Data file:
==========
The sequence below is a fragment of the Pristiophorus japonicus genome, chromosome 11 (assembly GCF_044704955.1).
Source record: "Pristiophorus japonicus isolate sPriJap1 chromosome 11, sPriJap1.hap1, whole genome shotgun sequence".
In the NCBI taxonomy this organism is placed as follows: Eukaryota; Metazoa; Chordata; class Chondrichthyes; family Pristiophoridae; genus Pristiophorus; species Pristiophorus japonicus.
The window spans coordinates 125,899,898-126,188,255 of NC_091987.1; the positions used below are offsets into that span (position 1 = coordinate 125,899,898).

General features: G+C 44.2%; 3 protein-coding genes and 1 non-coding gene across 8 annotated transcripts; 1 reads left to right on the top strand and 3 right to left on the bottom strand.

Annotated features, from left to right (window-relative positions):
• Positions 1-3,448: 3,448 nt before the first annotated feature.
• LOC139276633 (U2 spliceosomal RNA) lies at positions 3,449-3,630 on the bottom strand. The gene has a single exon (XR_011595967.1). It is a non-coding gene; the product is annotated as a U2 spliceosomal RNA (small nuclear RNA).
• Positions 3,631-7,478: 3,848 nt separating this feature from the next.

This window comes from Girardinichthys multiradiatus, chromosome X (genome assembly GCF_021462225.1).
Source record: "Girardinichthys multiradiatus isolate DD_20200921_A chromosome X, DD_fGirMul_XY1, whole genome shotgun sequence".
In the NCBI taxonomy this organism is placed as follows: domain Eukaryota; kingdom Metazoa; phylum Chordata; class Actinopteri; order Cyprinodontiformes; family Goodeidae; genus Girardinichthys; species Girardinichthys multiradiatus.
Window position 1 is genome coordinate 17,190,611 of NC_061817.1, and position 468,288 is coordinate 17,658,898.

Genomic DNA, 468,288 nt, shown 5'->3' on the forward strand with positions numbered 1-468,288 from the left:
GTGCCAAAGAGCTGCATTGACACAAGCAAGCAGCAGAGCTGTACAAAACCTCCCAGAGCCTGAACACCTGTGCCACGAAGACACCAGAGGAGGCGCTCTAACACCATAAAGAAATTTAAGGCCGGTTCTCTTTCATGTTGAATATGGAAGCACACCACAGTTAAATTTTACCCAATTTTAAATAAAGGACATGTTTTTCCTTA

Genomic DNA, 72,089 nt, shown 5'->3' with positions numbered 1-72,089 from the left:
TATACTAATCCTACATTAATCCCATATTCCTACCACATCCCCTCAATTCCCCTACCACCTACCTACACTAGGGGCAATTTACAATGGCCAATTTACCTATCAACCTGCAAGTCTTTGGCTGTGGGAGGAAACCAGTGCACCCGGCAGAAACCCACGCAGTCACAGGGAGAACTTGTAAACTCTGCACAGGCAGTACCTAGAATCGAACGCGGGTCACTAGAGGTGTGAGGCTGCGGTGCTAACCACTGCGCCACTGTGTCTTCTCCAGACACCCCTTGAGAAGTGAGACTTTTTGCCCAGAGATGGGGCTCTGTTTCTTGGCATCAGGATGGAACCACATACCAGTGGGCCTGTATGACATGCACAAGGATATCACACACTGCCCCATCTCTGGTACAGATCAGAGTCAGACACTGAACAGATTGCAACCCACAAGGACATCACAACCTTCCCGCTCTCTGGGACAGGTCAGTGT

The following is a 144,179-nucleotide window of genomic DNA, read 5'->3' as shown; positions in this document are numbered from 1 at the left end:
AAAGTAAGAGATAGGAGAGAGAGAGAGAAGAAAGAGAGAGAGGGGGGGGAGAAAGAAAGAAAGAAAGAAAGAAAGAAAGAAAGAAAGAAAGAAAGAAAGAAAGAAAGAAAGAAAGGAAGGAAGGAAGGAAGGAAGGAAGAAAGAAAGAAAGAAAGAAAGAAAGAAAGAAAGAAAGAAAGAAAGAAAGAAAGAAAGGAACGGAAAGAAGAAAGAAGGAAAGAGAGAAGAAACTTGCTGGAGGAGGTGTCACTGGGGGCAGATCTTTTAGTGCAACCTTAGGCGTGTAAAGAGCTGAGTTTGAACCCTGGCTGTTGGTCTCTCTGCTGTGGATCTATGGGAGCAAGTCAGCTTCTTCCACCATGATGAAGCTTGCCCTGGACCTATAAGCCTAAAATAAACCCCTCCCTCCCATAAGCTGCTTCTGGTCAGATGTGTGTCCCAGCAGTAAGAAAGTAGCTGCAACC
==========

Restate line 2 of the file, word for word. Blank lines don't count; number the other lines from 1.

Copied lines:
Source record: "Pristiophorus japonicus isolate sPriJap1 chromosome 11, sPriJap1.hap1, whole genome shotgun sequence".